The IRS made a demand for $1,581,197.02 from American under the bond on May 6, 1985. American refused to honor the bond and notified the IRS that it was canceling the bond under the terms of a thirty day cancellation provision contained in the bond. The United States brought a civil action against American in the United States District Court for the Western District of Pennsylvania for payment according to the terms of the bond. American defended its failure to pay on the theory that the bond only guaranteed timely payment according to the terms of the collateral agreement; since Wheeling-Pitt had made all payments when due, American retained the right to terminate the bond under the thirty day cancellation provision prior to the next scheduled collateral agreement payment.
The district court entered judgment for American, which order was reversed on appeal by this court. United States v. American Ins. Co., 983 F.2d 1052 (3d Cir. 1992) (table); see id., 983 F.2d 1052, No. 92-3275, slip op. at 7-10 (3d Cir. Dec. 29, 1992) (unpublished opinion). We recognized that the bond expressly incorporates the collateral agreement and held that American agreed by the terms of its surety contract to allow the IRS to "make demand on the bond when Wheeling-Pitt petitioned in bankruptcy." Id., slip op. at 8. Since "that is exactly what happened," American effectively defaulted on its surety obligation to pay the United States when it made demand under the bond. Id. We remanded the case to the district court for determination of the total amount due, as well as for the district court to consider what amount of prejudgment interest was owed. Id., slip op. at 10-11. American did not appeal our judgment and order in favor of the United States.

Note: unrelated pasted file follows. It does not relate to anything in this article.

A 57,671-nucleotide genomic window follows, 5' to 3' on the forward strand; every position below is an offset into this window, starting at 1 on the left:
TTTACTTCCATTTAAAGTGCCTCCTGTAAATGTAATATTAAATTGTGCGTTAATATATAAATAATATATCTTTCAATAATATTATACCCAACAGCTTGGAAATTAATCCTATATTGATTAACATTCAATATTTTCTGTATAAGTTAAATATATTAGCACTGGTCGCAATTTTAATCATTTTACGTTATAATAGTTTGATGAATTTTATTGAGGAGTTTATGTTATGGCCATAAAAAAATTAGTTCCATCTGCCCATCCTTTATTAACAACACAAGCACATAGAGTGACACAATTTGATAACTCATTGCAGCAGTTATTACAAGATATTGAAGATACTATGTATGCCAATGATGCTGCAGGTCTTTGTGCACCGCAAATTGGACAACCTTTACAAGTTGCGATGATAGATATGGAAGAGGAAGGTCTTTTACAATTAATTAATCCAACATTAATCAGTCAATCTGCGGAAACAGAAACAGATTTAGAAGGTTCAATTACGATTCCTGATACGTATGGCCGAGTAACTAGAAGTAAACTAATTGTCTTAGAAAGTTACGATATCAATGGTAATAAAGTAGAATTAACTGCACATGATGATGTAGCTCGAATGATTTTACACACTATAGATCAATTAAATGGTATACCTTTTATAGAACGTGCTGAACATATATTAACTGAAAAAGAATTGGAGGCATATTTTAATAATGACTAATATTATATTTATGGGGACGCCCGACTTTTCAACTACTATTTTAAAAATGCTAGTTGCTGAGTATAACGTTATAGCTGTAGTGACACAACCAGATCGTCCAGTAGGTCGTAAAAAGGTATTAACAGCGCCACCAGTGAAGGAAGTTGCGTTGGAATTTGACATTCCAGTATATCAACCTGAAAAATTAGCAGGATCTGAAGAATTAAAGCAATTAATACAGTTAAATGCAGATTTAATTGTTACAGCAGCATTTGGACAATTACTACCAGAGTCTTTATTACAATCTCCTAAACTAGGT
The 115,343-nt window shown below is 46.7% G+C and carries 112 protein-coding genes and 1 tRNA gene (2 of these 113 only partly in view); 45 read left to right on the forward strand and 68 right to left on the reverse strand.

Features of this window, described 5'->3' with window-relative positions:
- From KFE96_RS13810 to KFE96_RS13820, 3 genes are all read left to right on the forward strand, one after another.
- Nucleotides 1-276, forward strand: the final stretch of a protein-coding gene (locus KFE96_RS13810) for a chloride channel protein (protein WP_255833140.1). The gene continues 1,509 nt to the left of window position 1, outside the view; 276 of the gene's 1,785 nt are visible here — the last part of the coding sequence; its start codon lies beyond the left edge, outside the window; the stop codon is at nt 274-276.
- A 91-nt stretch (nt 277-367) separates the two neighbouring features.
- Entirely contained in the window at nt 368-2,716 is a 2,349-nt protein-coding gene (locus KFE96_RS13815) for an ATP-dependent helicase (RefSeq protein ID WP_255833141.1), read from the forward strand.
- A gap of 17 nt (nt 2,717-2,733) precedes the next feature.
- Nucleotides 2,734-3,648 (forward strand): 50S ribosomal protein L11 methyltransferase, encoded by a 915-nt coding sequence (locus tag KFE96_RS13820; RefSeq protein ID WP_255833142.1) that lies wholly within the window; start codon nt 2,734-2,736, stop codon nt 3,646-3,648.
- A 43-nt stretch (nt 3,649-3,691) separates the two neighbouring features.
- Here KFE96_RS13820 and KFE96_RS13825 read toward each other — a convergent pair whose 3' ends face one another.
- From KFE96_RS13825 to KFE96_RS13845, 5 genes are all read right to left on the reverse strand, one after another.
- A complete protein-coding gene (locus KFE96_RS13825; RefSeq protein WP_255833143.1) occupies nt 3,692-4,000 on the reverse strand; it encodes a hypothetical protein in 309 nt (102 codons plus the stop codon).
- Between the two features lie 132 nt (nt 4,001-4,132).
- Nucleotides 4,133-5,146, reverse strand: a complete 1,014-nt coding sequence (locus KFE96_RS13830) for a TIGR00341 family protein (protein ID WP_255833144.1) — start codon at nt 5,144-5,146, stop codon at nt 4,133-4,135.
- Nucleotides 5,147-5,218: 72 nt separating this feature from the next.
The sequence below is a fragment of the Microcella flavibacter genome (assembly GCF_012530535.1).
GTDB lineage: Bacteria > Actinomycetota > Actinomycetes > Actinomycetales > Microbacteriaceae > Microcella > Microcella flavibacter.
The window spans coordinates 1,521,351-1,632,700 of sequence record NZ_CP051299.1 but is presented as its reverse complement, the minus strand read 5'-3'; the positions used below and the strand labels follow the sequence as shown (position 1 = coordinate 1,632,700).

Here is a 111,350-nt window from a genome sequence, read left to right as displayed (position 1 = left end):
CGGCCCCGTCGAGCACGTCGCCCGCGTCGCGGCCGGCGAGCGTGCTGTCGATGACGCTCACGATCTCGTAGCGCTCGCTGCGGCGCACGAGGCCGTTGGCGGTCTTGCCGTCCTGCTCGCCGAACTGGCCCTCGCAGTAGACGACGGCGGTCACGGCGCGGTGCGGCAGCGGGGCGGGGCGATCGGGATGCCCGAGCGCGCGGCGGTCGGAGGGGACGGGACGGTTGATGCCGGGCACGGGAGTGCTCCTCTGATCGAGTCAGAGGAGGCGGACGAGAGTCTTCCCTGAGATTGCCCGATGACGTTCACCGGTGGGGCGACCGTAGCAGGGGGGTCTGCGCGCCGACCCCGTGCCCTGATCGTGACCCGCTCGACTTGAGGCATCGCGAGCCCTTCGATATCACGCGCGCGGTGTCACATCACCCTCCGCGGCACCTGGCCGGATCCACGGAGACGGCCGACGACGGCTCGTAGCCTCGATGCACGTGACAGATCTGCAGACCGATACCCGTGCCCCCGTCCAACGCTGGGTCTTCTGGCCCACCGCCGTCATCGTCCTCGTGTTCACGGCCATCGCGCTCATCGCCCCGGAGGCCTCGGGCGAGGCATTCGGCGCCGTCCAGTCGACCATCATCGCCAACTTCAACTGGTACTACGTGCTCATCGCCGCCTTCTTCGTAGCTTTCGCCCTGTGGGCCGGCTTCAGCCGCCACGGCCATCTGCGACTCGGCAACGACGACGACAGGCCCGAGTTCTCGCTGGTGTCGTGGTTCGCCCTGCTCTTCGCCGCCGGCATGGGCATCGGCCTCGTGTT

On remand, American first contended that it owed no interest on the obligation. Alternatively, if interest was owed, American argued that the rate should be determined according to Pennsylvania law. The IRS argued that interest should be computed pursuant to the Internal Revenue Code, I.R.C. § 6621.*fn2 The parties entered into a stipulation as to the amount of interest that would be due under Pennsylvania law and under the Internal Revenue Code, and they agreed that American's liability under any scenario could not exceed the penalty amount of the bond, $2,124,003. In a memorandum opinion filed on June 4, 1993, the district court concluded that interest was owed and that the applicable rate was that of the Internal Revenue Code. The district court stated:
[American] contracted, by issuance of the Bond, to pay the full liability of the taxpayer for unpaid taxes and interest should it become obligated on the bond. The interest liability surely is determined by 26 U.S.C. § 6621 and not Pennsylvania law, since the defendant as a paid surety has contractually agreed to pay the taxpayer's liability which is computed by the Internal Revenue Code.
United States v. American Ins. Co., No. 87-1345, slip op. at 2 (W.D. Pa. June 4, 1993) (unpublished memorandum opinion), App. at 44. The district court expressly incorporated the Internal Revenue Code rate of interest into the judgment in ...